September 24, 2014 by Lyn Thorne-Alder
“You got the House Monitor to come find me?” She could hear the mortification in Saydrie’s voice even before Libkazaari moved out of the way. Once the House Monitor had cleared the way, she could see the cupola better – and Saydrie’s horrified face.
“Not exactly.” She wanted to be apologetic, but she was fascinated with the architecture. A secret room! The little house-shape on top of the building was round, just big enough to not be horribly crowded with three people filling it, roofed with its own tiny copper dome and circled with three rows of tiny windows. Saydrie was sitting half-wrapped in a goat blanket in front of an open window and reading what looked like his Mechanics homework. Tairiekie sat down across from him. “I didn’t mean to? I was searching for you because you didn’t come down for breakfast, and then when I couldn’t find you, I happened to run into House Monitor Libkazaari, who thought you might be up here – where you were.”
“I wasn’t hungry?”
“We worry when you don’t show up.” The we might have been poetic license. Tairiekie didn’t care. She worried, at least, and Enrie ought to. “You’ll come to class, right?”
“Of course.” He packed up his books into his bag. “You really got the House Monitor to find me?”
“Well… yes? Sort of?” What was wrong with that? Libkazaari might hate Tairiekie, but the adults were supposed to be there to help, weren’t they? “It was an accident.”
“Well, more or less an accident,” the House Monitor coughed. “Saydrie, you do realize that this place is known to the adults of the school?”
He flushed and ducked his head. “I figured it had to be by someone, but nobody had bothered me yet. Most people don’t really bother with me at all.”
“Well, if you wish to remain hidden, watch out for the tracks in the dust on the closet floor. There should be a broom in there; it’s a broom closet, after all.”
Was she helping him hide? Tairiekie looked between the two of them. It was good advice; she wouldn’t have thought to brush her tracks away.
Saydrie only flushed redder. “Yes, ma’am. Thank you, ma’am.”
“Now get to class, you two. I’m sure there’s something important you’ll miss otherwise.”
“Yes, ma’am.” This time they said it in chorus. Class seemed like a bastion of normalcy compared to the way Libkazaari was acting.
They made their escape before the Monitor could lecture them about anything else – or everything else – pounded down the stairs, snuck out of the closet, and hurried to their first class.
Instructor Kesmasik was already writing notes on the board in Introductory Survey of Biological Systems. They didn’t look like biological notes at first; they looked like some sort of piping diagram.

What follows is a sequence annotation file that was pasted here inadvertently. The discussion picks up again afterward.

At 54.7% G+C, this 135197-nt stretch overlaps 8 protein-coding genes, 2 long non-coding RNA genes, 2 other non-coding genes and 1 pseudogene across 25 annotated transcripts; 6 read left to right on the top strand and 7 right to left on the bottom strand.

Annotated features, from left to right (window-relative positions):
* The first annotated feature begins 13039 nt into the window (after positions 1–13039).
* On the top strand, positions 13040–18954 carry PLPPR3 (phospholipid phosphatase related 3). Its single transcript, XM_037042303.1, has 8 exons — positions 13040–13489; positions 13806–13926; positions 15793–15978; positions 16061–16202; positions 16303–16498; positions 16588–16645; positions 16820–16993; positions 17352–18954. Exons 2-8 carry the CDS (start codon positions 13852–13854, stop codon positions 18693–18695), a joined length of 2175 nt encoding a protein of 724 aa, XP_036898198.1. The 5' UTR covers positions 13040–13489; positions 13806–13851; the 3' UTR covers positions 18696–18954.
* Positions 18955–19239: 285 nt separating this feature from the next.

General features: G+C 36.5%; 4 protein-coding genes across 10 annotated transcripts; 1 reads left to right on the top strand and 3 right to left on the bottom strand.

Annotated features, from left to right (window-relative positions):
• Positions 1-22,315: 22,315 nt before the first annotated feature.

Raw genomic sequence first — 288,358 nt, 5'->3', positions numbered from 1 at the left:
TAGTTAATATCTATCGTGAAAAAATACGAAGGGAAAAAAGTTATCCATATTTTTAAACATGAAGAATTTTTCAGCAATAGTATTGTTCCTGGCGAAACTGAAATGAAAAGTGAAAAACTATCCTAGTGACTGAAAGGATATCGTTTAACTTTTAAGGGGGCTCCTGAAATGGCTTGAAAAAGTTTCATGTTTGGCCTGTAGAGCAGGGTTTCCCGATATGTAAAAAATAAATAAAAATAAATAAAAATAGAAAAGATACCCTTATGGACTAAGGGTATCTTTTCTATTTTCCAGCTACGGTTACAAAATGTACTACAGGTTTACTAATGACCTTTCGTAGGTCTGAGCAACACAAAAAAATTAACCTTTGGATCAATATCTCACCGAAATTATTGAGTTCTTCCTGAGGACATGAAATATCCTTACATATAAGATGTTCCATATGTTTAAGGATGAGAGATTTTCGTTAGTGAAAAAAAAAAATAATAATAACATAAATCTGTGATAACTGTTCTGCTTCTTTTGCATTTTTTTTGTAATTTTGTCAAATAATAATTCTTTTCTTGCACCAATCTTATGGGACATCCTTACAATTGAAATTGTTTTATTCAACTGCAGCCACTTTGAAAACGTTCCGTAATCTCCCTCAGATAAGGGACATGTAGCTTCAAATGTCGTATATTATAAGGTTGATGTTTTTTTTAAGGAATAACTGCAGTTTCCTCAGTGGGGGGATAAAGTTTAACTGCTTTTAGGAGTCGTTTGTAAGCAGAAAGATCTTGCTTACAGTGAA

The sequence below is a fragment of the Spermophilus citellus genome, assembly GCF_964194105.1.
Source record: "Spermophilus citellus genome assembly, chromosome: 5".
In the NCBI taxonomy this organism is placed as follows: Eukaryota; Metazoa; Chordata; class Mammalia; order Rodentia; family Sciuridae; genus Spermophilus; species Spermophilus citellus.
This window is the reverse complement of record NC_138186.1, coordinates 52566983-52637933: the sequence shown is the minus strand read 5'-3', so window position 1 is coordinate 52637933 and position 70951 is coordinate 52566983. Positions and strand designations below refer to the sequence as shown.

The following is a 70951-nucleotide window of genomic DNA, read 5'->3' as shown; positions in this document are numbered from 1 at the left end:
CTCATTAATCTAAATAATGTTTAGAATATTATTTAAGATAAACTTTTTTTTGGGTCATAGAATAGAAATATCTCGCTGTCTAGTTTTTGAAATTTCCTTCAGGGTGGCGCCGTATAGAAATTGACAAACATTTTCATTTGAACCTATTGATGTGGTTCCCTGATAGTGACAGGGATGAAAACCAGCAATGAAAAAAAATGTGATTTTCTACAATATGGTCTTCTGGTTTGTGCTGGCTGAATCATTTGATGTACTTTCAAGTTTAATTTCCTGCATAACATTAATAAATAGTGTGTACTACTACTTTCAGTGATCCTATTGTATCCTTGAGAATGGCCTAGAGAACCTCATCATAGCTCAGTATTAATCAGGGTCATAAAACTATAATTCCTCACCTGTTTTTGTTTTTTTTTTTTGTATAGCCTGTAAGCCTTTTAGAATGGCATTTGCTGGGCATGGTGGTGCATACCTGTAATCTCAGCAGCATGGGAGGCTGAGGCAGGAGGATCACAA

They were piping diagrams, she realized, including something that was probably supposed to be a venting valve…. Her hand shot up before she’d even sat down.
Instructor Kesmasik turned to face her. “Yes, Tairiekie?” He was smiling. That was a little terrifying. Generally, he smiled when they were going to have to do something horrible.
“Sir, if you vent that mechanism that way, it won’t vent properly. The pressure is going to build up in that part, there, which I think is supposed to be a Petgie trap, although I don’t understand why, unless it’s running aether with the steam, which would explain the dip-on-the-bottom shape, because the aether would rise to the top and get caught. But that being said, if you vent it that way, you’re going to have an explos…oh.” She rubbed her hands together, feeling the bandages on both hands. “Oh.”
“Indeed. And the question is, Miss Tairiekie, if a first-year pupil can notice that, then why didn’t someone else?”
“Because Taikie is the best engineering student Akaizen House has seen in over a decade?” Enrie was standing up. Why was Enrie standing up?
“Ha. Yes, Enerenarie, Tairiekie is a very good student, and very clever, of course. But she is still, in the end, a first-year Pupil.”
The warm feeling Tairiekie had begun to feel faded away. She glanced at Enrie, who had her hands on her hips and a frown creasing her forehead.
“And she figured it out. Of course, so did you, and you’re a Biology Instructor.” Somehow, Enrie managed to make that sound exactly like he’d said “first-year Pupil.” Tairiekie wasn’t sure if she should feel warm about that or not.
“Indeed. And no other student in this classroom has said anything. However, you’d imagine that Instructor Talmizhaab, who teaches Steamworks, would have been able to figure out a fatal flaw in his machine – a flaw that almost proved fatal, not only to the mechanism, but to seven Pupils. Wouldn’t you?”
“Sabotage.” Tairiekie breathed the word, uncertain she dared say it. “Somebody…”
“I am not saying that.” Instructor Kesmasik was still smiling. “And today we are studying the science of burning – especially steam-burning – different biological items, including wood and human flesh.